reporting back on a trade fair

11 Feb 2014

What makes it harder to sell something to someone?

Last week we brainstormed reasons why we found selling items hard to our fellow students and here are some of the points made:

What made selling objects easier?

We then looked at what makes selling things easier:

Linking words

We looked at page 96 in the book and worked on linking words in English:

We noted the following:

  1. The two words nonetheless and nevertheless have the same meaning. The differences are only in usage by speakers of English. Here is an article about the differences in usage. If you have access to a computer this site is a great source of synonyms(meaning the same thing) and antonyms(meaning the opposite thing)
  2. That some people say although and also in a very similar fashion and even though they are rarely confused because the meaning is clear – sometimes (like this exercise) it is important to distinguish between the two. Here is a Berlitz advertisement making the point nicely.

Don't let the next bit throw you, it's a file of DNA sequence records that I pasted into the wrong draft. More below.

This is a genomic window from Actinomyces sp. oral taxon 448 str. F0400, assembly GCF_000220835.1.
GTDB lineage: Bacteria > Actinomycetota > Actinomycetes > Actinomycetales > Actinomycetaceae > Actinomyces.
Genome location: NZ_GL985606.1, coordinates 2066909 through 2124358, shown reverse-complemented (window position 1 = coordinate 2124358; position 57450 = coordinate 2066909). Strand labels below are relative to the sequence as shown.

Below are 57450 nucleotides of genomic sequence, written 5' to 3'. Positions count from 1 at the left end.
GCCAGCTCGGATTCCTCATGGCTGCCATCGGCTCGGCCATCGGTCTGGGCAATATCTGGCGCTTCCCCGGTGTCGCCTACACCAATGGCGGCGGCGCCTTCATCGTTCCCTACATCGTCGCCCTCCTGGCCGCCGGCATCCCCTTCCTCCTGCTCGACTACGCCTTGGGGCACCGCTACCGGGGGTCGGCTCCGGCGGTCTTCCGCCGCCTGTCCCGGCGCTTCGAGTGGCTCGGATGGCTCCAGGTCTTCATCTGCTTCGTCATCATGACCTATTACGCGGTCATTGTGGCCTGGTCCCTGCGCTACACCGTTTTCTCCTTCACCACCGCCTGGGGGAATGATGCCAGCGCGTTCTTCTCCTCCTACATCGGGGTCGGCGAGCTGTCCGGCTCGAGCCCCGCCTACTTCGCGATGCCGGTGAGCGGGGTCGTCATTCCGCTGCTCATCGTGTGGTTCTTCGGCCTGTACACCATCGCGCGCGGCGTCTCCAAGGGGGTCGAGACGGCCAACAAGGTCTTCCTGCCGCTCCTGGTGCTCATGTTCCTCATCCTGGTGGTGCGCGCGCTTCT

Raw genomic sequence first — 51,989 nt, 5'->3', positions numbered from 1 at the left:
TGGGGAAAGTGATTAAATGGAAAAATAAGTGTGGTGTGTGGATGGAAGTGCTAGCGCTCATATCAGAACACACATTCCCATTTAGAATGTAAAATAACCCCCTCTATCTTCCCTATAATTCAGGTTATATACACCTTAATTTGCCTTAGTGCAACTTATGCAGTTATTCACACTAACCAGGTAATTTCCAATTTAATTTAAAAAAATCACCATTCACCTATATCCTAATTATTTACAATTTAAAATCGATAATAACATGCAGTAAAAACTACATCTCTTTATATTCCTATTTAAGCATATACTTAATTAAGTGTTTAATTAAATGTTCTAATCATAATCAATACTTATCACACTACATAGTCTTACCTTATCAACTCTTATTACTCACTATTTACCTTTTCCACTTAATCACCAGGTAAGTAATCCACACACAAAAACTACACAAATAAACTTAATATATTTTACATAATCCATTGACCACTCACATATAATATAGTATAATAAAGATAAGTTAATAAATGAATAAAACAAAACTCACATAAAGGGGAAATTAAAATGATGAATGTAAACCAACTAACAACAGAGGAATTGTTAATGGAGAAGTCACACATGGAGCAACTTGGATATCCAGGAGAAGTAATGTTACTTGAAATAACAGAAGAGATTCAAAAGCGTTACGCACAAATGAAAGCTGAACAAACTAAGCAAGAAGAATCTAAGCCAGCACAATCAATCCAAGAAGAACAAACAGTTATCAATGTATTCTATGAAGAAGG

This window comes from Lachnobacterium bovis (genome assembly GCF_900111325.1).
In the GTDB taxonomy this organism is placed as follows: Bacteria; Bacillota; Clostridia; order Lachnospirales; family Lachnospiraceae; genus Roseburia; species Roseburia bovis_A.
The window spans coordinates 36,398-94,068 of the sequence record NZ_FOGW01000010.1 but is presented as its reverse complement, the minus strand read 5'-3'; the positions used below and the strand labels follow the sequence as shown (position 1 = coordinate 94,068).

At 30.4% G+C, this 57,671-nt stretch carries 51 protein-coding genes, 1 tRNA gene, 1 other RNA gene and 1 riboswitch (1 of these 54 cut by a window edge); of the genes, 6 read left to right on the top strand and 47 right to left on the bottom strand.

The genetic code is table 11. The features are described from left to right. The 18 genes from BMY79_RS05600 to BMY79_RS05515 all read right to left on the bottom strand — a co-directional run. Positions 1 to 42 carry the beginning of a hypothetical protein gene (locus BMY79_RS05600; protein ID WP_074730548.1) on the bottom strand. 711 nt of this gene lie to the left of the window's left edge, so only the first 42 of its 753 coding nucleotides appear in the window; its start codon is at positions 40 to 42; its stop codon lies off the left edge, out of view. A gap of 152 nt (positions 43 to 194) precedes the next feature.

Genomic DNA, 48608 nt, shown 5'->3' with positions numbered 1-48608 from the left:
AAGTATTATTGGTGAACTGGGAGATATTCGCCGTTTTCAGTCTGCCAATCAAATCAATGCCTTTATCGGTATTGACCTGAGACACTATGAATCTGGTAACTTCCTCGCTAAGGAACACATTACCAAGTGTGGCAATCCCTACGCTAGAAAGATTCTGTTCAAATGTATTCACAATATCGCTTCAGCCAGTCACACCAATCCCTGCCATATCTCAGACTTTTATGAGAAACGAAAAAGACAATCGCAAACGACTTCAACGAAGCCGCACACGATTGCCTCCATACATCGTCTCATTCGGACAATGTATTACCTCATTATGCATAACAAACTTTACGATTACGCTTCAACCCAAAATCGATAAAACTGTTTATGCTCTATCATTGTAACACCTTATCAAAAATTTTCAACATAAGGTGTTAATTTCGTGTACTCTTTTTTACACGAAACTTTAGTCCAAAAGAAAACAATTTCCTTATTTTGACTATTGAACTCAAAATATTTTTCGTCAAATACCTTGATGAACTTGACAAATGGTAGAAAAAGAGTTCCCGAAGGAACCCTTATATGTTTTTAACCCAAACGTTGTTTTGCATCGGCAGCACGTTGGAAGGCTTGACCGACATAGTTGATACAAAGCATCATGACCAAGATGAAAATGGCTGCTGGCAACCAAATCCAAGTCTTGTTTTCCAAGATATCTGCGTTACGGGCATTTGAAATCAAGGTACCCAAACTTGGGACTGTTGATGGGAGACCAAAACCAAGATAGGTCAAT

The collarbone

We heard that Maria’s daughter had broken her collarbone (or in German Schl├╝sselbein ) – it was interesting that the common English name collarbone tells you where the bone is – it is near the collar whereas the German name is a translation of the Latin name Clavicula meaning a key-shaped bone. The medical term in English is the clavicle coming from the same origin.

much and many

Much and many often confuse learners of English as in German, for example, they are both translated into viel
The key different in English is because English-speakers are distinguishing between the types of object that are being talked about.

The difference is whether the object under discussion is countable or uncountable

Many is the form used with countable nouns and much is used with uncountable nouns.

There is a little more details in this website

and a little quiz for you to try here